Requiem for a dream
It takes a particular kind of director to weave poetry out of the mundane. It’s a difficult feat to pull off: already hard enough in literature (where the short masterpieces of Anton Chekhov and, more recently Raymond Carver reign supreme), it’s still less feasible in cinema, where spectacle reigns supreme. But British director Sam Mendes often rises up to the challenge, and with great success too. Being a veteran of the stage (having tackled the aforementioned Chekhov as well as the likes of Harold Pinter and Tom Stoppard), it’s not surprising that he’s able to wring out the intricacies of human relationships with gusto. His breakthrough film was, of course, 1999’s American Beauty, which revealed an underbelly of neuroses lying in wait beneath the placid confines of suburbia. Revolutionary Road, an adaptation of the 1967 Richard Yates novel, does much of the same, but with less comedy. The niggling question is: do we really need it?
Set in Connecticut in 1955, the film reunites Kate Winslet and Leonardo DiCaprio for the first time since Titanic. They play April and Frank Wheeler, a couple who move to the ‘perky’ house on Revolutionary Road after getting married and having two children. April’s dreams of becoming an actress begin to fade, suffering a particularly harsh blow after she participates in an embarrassingly bad version of The Petrified Forest. Frank’s ambition to ‘just feel things’ is also on a downward spiral, as his marketing job at Knox Electronics appears to be making him number by the second. On Frank’s thirtieth birthday, April decides to re-ignite their dream of moving to Paris and starting a new life, where she would support Frank while he searches for his true vocation. But their idyllic getaway is complicated by new developments in both Frank’s career and their domestic life.
With a premise like this, unintentional humour would be an all-too-easy pitfall. Elevating the mundane to the level of sublime tragedy requires a deft hand. Mendes’ refined craftsmanship takes care of dignifying the subject matter. The shots are pitch-perfect. There’s no sign of flabbiness: a loveless sex scene in a car is shot from the back seat, the couple’s resigned anger is shot from the front. Mendes pitches the Wheelers’ mores as if he were directing a theatrical two-hander. This would usually run the risk of appearing jarring but it works perfectly here, allowing us to linger on and truly savour a marriage tearing at its seams. But it would be unfair to let Mendes take all the credit. The film is very much Kate and Leo’s, and it works masterfully as a complete rejection of their previous roles in Titanic. Their tragic transformation is convincing every step of the way, as they shift from idealistic to realistic to utterly destroyed. This is the first collaboration between Winslet and Mendes, and the husband-wife dynamic is proven to be more than just tokenistic. A single-shot monologue is particularly notable, as she strips the character down in an effortless display of conflicting emotions that essentially signal the death of a dream. DiCaprio’s constipated rage is also a joy to experience, it’s just too bad that he’s consistently hampered by his boyish looks.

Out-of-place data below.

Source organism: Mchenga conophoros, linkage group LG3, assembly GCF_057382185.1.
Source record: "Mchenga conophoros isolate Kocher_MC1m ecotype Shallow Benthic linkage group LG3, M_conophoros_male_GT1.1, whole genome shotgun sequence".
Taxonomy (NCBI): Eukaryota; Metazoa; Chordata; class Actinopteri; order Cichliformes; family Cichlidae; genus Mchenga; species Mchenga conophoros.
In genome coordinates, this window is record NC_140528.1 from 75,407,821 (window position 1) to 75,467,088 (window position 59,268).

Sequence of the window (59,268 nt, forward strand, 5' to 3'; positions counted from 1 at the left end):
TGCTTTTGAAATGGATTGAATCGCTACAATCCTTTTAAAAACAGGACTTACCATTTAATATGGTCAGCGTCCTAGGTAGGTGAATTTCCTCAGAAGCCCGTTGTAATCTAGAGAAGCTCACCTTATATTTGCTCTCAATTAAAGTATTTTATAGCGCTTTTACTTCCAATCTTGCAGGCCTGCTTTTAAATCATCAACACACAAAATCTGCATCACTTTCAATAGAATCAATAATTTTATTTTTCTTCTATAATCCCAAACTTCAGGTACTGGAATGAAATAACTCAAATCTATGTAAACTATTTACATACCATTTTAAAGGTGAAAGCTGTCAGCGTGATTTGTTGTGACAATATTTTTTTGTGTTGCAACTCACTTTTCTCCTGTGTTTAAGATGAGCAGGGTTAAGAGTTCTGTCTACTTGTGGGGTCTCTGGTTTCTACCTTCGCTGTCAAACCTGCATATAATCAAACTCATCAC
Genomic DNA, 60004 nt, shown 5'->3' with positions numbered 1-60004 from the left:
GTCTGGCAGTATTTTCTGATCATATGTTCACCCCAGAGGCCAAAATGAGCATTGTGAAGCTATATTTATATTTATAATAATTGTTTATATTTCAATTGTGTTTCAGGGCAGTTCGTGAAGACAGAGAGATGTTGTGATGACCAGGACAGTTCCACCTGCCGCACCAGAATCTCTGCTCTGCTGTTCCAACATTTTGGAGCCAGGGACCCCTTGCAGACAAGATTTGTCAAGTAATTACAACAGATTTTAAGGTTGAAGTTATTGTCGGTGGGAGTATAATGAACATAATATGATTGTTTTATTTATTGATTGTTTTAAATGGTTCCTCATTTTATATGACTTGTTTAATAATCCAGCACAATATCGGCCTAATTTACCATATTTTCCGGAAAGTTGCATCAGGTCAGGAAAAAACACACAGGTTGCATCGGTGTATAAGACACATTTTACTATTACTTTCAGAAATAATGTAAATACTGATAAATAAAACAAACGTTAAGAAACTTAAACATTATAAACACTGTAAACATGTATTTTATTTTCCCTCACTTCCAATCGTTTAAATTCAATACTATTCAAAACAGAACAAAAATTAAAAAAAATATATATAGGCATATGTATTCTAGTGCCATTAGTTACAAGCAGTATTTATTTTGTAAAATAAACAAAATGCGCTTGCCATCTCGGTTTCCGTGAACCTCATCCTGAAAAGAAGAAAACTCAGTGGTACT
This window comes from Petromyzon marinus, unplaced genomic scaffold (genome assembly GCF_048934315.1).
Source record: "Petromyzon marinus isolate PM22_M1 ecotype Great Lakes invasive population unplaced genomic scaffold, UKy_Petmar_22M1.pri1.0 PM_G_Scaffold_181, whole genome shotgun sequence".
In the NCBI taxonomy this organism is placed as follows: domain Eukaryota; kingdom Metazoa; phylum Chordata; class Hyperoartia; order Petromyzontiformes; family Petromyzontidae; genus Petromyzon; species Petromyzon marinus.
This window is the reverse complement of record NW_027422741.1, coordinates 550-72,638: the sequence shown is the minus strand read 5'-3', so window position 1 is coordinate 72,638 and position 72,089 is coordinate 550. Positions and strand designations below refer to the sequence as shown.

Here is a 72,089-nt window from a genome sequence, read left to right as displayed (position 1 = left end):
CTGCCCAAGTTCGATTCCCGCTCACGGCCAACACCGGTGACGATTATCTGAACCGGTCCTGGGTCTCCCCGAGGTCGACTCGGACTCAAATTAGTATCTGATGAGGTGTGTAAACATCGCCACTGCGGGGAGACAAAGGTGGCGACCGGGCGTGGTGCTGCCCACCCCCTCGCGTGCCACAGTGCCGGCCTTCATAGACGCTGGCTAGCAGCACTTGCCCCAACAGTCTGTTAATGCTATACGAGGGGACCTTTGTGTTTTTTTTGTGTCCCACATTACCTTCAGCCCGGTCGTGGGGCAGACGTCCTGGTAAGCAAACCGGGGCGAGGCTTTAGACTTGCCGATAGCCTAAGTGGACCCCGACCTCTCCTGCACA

But for all its devastating beauty, one can’t help the feeling that what Mendes has accomplished is little more than a haunting postcard, rather than the vivisection of a marriage and a society. It would be cruel to compare Revolutionary Road to American Beauty. Having your debut film win the main five Oscar gongs would undoubtedly give rise to ‘it’s all downhill from here’ kind of feelings. But considering the subject matter, it’s somewhat inescapable: if you’ve already tackled suburban mores in a contemporary setting, doing so in a period piece just looks regressive, comfortable even.
Nevertheless, Winslet and DiCaprio’s attempt to distance themselves from the role that made them both superstars of the screen is all too successful. Once the iconic couple for an entire generation, they’ve now helped create what is possibly the very antithesis of a date movie.
Actor profile: Leonardo DiCaprio
Born to bohemian parents, DiCaprio first kicked when his mother, Irmelin, was looking at a Da Vinci painting in Italy, thereby being named after the Renaissance master. Since then, he has starred in 22 feature films and boasts a total of 12 awards. Granted, one of them a is Razzie for The Man in the Iron Mask (worst screen couple), but it bears remembering that the Oscars took notice early on, since his performance as Johnny Depp’s mentally-challenged brother in What’s Eating Gilbert Grape garnered him his first nomination in 1993.
The young actor got started in adverts and television series, with bit parts in shows like The New Lassie, Roseanne and Growing Pains. His first feature film was distinctly schlocky, as he played Josh in the straight-to-video B-movie Critters 3, released in 1992. However, a proper breakthrough came in the following year, when he starred alongside Robert De Niro in This Boy’s Life. He reunited with the veteran actor in 1996’s Marvin’s Room. Significantly, thanks to his frequent collaborations with director Martin Scorcese (on projects like Gangs of New York and The Aviator), DiCaprio has been hailed as ‘the next DeNiro’ by many.
The collaboration was also instrumental in helping DiCaprio take a U-turn away from the ‘Leomania’ which had him pigeonholed as a heartthrob following the success of James Cameron’s Titanic in 1997, a position that was exacerbated by his starring role in Baz Luhrmann’s vibrant take on Shakespeare’s masterpiece, Romeo + Juliet, which was filmed in the previous year.
His next starring role will be in Shutter Island, an adaptation of a Dennis Lehane (Mystic River, Gone Baby Gone) novel, also directed by Martin Scorcese and set for an October 2, 2009 release in America.